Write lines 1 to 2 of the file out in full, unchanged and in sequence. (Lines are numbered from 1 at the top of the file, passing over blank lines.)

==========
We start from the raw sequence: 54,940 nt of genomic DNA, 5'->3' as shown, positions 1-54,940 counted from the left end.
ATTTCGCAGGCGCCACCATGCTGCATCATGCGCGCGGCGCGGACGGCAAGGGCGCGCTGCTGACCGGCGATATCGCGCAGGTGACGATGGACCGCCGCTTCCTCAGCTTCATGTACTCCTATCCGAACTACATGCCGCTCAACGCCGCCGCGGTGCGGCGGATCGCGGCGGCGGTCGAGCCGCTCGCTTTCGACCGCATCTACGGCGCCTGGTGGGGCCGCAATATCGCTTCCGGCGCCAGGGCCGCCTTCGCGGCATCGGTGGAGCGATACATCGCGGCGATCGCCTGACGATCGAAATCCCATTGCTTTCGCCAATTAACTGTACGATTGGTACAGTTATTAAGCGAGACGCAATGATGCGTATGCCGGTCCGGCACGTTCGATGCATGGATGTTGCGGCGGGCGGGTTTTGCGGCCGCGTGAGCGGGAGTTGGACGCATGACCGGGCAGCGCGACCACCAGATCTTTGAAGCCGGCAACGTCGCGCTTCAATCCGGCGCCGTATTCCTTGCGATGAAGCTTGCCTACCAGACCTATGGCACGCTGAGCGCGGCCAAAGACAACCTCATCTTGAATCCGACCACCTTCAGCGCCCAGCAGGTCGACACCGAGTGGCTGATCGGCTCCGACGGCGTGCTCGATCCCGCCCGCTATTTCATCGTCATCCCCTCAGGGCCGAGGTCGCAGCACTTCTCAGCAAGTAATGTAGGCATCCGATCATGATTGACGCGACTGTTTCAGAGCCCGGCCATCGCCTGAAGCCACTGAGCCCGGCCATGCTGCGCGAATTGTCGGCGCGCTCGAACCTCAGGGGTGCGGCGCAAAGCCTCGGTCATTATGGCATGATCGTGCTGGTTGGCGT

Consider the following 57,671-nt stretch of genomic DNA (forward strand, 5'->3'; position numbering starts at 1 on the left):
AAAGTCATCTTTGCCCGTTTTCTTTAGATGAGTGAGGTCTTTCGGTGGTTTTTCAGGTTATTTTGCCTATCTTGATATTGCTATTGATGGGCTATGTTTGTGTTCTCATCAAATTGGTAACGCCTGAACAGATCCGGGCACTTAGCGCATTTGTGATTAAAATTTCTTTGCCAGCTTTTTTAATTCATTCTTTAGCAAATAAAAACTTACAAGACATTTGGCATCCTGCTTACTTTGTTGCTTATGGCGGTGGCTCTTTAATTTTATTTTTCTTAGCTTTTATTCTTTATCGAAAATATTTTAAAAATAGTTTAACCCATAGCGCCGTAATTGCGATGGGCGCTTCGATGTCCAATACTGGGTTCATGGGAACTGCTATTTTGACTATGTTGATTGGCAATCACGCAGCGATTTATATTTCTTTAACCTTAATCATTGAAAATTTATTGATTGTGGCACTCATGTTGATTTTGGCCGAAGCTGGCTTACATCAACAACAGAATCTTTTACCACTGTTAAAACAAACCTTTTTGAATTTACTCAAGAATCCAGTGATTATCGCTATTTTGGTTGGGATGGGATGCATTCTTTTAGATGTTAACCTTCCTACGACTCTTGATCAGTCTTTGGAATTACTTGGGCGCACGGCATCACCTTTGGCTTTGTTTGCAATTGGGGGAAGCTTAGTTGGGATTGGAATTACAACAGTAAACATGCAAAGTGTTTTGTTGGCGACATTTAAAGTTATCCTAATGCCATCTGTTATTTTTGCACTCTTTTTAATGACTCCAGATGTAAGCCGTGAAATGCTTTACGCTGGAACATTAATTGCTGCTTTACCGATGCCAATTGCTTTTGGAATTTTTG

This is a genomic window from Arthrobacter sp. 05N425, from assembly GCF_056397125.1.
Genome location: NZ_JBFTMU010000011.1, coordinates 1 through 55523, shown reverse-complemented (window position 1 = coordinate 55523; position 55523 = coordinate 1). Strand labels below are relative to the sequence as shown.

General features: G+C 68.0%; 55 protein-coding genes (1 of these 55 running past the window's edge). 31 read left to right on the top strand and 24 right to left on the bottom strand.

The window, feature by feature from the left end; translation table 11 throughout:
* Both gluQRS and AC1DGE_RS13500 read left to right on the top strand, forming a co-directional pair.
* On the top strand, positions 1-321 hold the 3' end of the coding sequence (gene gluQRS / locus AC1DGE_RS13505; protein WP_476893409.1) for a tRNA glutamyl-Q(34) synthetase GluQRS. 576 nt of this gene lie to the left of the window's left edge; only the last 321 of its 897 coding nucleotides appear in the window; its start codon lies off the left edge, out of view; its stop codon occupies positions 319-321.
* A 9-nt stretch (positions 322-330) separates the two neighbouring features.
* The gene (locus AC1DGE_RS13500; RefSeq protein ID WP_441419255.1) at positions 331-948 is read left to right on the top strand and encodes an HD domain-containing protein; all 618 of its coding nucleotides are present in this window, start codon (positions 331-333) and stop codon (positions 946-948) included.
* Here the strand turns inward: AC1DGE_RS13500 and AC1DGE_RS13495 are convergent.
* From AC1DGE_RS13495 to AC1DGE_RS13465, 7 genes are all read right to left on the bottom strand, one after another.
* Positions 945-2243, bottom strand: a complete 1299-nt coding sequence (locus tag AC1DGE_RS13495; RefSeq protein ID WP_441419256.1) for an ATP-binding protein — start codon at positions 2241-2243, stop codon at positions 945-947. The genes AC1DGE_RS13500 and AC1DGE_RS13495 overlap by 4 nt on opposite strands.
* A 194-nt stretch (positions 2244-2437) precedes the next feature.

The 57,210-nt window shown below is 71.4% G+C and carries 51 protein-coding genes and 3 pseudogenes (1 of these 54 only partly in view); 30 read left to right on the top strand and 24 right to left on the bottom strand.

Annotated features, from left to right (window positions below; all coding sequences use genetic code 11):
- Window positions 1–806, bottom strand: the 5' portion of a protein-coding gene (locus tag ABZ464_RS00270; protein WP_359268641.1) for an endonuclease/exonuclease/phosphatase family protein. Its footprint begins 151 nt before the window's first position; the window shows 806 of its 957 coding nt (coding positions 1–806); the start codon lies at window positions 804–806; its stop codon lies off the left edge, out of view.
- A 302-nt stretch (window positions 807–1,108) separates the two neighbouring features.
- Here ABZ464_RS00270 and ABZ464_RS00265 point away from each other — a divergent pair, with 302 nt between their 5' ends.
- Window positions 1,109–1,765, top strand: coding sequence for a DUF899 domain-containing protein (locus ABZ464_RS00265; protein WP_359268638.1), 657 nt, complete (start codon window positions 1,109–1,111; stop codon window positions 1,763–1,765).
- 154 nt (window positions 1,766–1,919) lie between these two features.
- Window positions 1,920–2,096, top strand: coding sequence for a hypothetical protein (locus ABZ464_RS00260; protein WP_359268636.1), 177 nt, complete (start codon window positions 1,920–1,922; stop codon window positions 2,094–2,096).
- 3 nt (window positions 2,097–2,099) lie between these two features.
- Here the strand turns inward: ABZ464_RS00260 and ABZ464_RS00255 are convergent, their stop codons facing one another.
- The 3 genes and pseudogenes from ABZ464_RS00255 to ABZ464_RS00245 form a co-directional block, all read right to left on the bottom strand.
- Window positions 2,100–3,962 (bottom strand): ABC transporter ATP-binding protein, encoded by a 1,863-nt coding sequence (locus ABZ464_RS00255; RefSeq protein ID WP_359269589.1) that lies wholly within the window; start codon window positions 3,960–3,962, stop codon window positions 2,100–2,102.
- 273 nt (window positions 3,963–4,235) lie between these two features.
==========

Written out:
We start from the raw sequence: 54,940 nt of genomic DNA, 5'->3' as shown, positions 1-54,940 counted from the left end.
ATTTCGCAGGCGCCACCATGCTGCATCATGCGCGCGGCGCGGACGGCAAGGGCGCGCTGCTGACCGGCGATATCGCGCAGGTGACGATGGACCGCCGCTTCCTCAGCTTCATGTACTCCTATCCGAACTACATGCCGCTCAACGCCGCCGCGGTGCGGCGGATCGCGGCGGCGGTCGAGCCGCTCGCTTTCGACCGCATCTACGGCGCCTGGTGGGGCCGCAATATCGCTTCCGGCGCCAGGGCCGCCTTCGCGGCATCGGTGGAGCGATACATCGCGGCGATCGCCTGACGATCGAAATCCCATTGCTTTCGCCAATTAACTGTACGATTGGTACAGTTATTAAGCGAGACGCAATGATGCGTATGCCGGTCCGGCACGTTCGATGCATGGATGTTGCGGCGGGCGGGTTTTGCGGCCGCGTGAGCGGGAGTTGGACGCATGACCGGGCAGCGCGACCACCAGATCTTTGAAGCCGGCAACGTCGCGCTTCAATCCGGCGCCGTATTCCTTGCGATGAAGCTTGCCTACCAGACCTATGGCACGCTGAGCGCGGCCAAAGACAACCTCATCTTGAATCCGACCACCTTCAGCGCCCAGCAGGTCGACACCGAGTGGCTGATCGGCTCCGACGGCGTGCTCGATCCCGCCCGCTATTTCATCGTCATCCCCTCAGGGCCGAGGTCGCAGCACTTCTCAGCAAGTAATGTAGGCATCCGATCATGATTGACGCGACTGTTTCAGAGCCCGGCCATCGCCTGAAGCCACTGAGCCCGGCCATGCTGCGCGAATTGTCGGCGCGCTCGAACCTCAGGGGTGCGGCGCAAAGCCTCGGTCATTATGGCATGATCGTGCTGGTTGGCGT